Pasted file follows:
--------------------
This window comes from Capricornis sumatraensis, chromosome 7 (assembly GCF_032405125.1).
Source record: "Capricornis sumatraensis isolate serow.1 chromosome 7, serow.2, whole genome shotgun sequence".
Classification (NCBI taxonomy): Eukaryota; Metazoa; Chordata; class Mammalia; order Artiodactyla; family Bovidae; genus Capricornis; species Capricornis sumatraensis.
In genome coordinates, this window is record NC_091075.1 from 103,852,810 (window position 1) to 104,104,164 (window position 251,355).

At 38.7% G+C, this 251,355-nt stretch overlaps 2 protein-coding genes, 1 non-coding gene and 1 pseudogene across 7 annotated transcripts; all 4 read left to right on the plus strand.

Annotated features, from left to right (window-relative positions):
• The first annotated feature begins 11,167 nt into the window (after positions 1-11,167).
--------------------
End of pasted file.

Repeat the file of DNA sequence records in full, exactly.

This window comes from Capricornis sumatraensis, chromosome 7 (assembly GCF_032405125.1).
Source record: "Capricornis sumatraensis isolate serow.1 chromosome 7, serow.2, whole genome shotgun sequence".
Classification (NCBI taxonomy): Eukaryota; Metazoa; Chordata; class Mammalia; order Artiodactyla; family Bovidae; genus Capricornis; species Capricornis sumatraensis.
In genome coordinates, this window is record NC_091075.1 from 103,852,810 (window position 1) to 104,104,164 (window position 251,355).

At 38.7% G+C, this 251,355-nt stretch overlaps 2 protein-coding genes, 1 non-coding gene and 1 pseudogene across 7 annotated transcripts; all 4 read left to right on the plus strand.

Annotated features, from left to right (window-relative positions):
• The first annotated feature begins 11,167 nt into the window (after positions 1-11,167).